These specs fall into several basic families, with letter names to differentiate them. “Most of what we do is with B, E, and H cases,” says Hardin. “Those letters denote what size carrier bearing is used. B cases use the smallest bearing. That’s what you would normally find in an older factory car that uses a 2.89-inch diameter carrier bearing. And that’s capable of handling 28-spline axles. If you bump up to the E case, it’s a much more common 3.062-inch bearing that allows you to run 31-spline axles. Most aftermarket cases now are the E case, but from there, you can go up to the H case, which uses a 3.250-inch bearing that allows you to run 35-spline axles.”

Materials Used

Ford 9-inch cases are available in a variety of materials, which offer their own advantages in terms of strength, rigidity, and heat resistance.

Nodular iron is the most common case material. Compared to gray iron, nodular iron is stronger and less brittle because of its unique spherical graphite composition. Because of this, nodular iron has largely become the standard material for most Ford 9-inch cases, in applications ranging from mild street cars to hardcore endurance racers.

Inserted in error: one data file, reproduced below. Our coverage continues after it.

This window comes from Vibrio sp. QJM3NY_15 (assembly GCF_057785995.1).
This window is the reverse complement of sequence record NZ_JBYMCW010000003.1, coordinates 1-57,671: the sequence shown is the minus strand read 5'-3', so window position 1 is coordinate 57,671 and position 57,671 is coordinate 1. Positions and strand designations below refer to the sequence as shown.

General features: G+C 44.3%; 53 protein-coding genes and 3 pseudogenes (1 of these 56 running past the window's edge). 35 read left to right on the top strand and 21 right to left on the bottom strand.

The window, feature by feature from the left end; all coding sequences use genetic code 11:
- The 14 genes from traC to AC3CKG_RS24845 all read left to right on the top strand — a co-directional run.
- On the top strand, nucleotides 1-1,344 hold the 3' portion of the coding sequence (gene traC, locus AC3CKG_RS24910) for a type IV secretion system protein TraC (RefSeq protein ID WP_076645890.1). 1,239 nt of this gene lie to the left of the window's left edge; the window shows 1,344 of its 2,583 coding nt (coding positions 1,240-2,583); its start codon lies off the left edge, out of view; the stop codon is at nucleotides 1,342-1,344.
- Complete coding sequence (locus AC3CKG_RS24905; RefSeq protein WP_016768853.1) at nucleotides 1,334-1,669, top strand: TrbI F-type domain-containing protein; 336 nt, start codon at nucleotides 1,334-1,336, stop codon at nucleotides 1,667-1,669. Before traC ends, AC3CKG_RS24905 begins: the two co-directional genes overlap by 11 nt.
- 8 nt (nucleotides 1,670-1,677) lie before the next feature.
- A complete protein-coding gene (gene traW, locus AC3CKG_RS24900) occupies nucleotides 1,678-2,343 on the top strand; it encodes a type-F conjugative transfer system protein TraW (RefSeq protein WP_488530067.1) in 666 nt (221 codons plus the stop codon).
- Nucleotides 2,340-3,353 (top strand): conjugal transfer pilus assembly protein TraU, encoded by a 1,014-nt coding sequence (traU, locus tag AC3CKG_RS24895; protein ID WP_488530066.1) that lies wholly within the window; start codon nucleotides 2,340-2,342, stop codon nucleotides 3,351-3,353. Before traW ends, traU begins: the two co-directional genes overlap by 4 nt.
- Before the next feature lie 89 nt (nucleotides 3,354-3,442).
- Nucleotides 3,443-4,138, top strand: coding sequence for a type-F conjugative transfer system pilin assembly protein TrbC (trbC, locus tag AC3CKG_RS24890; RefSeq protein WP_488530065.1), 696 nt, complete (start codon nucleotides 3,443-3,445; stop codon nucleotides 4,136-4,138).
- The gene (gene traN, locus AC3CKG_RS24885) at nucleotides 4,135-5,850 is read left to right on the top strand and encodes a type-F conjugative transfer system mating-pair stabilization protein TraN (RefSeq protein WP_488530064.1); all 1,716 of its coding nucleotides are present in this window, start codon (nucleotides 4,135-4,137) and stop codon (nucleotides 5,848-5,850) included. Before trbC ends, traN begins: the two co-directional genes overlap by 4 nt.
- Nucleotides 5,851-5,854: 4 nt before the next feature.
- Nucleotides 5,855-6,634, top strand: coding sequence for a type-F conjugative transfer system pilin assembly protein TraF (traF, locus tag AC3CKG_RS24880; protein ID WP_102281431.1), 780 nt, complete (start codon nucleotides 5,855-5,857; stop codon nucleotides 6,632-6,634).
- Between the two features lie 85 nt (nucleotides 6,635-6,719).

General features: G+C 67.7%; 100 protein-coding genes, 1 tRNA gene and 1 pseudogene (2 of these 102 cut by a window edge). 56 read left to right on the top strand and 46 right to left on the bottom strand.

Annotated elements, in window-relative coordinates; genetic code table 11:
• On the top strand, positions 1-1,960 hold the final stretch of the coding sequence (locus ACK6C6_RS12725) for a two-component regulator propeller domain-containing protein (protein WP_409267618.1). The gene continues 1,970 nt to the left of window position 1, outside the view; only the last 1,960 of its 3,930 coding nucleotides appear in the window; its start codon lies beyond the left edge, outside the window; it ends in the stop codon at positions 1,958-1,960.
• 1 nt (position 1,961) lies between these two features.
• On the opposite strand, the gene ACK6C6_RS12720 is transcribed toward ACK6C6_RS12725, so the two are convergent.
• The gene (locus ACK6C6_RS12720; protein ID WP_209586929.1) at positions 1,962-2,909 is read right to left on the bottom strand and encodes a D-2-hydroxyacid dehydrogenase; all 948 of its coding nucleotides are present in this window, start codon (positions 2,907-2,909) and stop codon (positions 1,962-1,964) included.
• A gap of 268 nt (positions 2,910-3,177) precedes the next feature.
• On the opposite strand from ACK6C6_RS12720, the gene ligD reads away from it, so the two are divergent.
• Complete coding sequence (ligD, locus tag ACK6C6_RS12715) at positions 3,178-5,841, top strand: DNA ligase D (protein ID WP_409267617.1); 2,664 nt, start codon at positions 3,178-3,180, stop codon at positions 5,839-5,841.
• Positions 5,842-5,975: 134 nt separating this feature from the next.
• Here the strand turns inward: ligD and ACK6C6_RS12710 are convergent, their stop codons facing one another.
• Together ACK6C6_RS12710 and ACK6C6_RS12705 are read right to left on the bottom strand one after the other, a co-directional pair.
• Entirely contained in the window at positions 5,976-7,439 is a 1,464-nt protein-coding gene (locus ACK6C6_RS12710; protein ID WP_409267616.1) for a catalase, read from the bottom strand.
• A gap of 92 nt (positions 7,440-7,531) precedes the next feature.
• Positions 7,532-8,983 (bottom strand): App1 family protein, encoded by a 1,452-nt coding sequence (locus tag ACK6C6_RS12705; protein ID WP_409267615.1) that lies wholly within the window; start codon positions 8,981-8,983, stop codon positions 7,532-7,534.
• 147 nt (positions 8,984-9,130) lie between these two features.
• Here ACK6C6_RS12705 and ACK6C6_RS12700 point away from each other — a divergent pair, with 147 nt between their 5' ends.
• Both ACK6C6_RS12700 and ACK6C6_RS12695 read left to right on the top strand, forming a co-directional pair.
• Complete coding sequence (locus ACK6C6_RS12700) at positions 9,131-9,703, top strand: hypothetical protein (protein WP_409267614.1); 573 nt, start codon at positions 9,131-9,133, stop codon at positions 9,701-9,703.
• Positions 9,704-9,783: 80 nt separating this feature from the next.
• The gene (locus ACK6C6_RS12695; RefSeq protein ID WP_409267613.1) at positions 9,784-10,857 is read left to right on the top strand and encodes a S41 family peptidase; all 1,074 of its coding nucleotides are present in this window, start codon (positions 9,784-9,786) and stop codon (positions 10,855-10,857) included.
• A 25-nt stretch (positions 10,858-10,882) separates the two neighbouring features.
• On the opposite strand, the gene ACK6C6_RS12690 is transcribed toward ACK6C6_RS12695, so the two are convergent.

GearFX N-Case

From there, the next step up in case materials is aluminum, which offers an obvious weight advantage. Although aluminum isn’t as strong or rigid as iron, it’s used effectively for rear-end cases by employing unique design elements that compensate for the inherent limitations of the material.

“Aluminum flexes and moves around,” says Hardin. “But that’s been mitigated by companies making what’s called a through-bolt case. In a typical nodular-iron case, the metal is strong enough to where you can just drill and tap for bolts to go into the case. But with aluminum, it has to be a through-bolt case. That type of case uses billet caps, along with studs that go all the way through, with a nut and a washer on the other side of the case. And pretty much all of our through-bolt cases have 3.250-inch bearings. The much greater thickness of this setup, plus the larger bearings, make these rear ends very strong.”

Quality Components

GearFX Quality Components

One of the biggest challenges in choosing a high-performance case for a Ford 9-inch is knowing whether its components are high quality - it’s almost impossible to tell a good rear-end part from a bad one just by looking at it. And this is where you can get into trouble when buying a case assembly. Poor quality driveline components can cause premature failure in any number of ways. For example, cases that aren’t machined accurately make it impossible to do a correct setup, and weak materials can cause parts-eating flex, along with many other issues.